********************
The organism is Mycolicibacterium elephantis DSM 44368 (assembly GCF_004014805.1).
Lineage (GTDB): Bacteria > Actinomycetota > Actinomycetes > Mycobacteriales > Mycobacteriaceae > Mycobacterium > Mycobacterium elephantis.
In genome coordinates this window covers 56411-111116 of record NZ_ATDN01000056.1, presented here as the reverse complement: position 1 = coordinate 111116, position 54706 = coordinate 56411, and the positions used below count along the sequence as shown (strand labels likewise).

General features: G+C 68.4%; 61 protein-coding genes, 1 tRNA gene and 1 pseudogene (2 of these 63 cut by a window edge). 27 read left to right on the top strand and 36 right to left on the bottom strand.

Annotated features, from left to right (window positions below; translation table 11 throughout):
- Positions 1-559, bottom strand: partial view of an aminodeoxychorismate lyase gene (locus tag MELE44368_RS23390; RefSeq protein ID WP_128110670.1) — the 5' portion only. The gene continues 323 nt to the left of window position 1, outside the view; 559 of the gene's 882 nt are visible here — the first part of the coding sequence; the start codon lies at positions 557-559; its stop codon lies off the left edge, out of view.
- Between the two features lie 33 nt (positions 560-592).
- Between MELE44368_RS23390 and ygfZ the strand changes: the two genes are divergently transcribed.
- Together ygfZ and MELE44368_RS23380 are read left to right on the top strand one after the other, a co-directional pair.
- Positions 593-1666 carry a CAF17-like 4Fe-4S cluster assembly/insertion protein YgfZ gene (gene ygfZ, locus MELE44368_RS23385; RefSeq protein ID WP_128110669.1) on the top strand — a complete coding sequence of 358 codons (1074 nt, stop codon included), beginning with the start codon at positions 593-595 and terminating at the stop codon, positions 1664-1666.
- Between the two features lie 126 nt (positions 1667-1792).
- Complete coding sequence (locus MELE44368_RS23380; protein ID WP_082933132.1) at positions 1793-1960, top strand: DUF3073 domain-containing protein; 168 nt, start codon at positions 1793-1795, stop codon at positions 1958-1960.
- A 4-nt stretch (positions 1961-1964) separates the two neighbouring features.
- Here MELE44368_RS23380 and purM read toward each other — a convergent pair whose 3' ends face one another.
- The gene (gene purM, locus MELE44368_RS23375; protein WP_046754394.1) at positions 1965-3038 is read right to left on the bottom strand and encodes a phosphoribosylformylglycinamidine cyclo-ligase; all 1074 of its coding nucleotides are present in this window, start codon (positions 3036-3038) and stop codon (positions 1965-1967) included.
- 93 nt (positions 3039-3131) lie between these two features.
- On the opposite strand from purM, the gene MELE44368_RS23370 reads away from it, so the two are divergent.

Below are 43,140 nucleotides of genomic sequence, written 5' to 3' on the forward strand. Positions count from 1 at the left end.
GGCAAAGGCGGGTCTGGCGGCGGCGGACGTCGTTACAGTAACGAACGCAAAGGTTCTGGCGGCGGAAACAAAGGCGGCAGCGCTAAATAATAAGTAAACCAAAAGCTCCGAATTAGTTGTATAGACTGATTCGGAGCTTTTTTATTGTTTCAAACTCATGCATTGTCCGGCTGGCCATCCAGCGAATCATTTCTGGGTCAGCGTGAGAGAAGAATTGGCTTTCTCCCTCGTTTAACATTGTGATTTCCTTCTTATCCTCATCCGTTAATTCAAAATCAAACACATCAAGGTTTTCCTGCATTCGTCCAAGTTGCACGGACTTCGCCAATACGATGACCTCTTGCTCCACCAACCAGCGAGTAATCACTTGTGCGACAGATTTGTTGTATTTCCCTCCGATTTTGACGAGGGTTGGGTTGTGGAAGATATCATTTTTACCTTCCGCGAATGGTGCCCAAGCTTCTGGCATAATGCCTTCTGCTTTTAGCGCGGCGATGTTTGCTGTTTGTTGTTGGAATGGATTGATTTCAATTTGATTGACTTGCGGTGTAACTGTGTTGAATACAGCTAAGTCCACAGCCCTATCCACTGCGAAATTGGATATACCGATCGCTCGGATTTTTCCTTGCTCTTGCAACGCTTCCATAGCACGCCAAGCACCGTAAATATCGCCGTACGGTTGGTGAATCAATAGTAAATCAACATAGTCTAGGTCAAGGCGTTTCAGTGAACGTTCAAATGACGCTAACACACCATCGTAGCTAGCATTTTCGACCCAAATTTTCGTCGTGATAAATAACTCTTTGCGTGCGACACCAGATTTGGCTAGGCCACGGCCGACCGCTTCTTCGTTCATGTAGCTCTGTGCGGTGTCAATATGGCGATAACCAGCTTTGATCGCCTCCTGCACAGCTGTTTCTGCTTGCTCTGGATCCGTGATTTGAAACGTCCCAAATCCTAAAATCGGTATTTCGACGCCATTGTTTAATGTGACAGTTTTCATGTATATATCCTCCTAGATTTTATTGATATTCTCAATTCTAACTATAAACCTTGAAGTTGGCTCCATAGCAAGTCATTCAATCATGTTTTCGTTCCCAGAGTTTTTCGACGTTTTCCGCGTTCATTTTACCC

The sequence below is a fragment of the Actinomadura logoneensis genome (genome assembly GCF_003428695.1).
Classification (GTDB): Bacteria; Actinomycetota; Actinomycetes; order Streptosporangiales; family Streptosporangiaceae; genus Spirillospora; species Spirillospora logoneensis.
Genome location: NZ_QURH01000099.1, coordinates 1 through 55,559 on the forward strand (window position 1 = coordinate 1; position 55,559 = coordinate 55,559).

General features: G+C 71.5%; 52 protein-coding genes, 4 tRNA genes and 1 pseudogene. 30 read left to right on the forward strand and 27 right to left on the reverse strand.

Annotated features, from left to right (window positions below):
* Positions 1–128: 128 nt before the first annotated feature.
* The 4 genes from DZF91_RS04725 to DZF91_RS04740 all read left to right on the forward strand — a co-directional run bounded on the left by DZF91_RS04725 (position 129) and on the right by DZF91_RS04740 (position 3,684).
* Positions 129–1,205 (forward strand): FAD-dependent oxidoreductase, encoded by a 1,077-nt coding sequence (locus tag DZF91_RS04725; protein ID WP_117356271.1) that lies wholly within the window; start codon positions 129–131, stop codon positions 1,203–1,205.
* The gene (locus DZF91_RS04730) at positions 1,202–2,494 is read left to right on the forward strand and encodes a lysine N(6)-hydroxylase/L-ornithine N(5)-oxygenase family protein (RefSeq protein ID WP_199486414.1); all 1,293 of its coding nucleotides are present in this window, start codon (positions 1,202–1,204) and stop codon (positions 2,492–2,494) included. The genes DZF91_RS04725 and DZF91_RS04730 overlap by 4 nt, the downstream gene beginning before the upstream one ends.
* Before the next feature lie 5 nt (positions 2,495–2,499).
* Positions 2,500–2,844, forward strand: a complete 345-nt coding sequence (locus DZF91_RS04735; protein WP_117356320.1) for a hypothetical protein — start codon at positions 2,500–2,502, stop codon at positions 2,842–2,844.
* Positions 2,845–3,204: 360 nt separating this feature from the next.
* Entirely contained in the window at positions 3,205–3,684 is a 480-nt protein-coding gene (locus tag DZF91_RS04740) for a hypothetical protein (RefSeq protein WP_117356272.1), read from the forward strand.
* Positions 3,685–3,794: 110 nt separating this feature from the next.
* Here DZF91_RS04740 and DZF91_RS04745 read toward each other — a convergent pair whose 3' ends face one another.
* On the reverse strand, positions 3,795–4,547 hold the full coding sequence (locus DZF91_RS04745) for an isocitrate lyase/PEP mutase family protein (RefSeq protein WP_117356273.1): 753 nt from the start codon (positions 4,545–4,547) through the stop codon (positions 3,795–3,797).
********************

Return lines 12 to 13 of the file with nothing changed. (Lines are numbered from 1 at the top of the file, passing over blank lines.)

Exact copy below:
- Complete coding sequence (locus MELE44368_RS23380; protein ID WP_082933132.1) at positions 1793-1960, top strand: DUF3073 domain-containing protein; 168 nt, start codon at positions 1793-1795, stop codon at positions 1958-1960.
- A 4-nt stretch (positions 1961-1964) separates the two neighbouring features.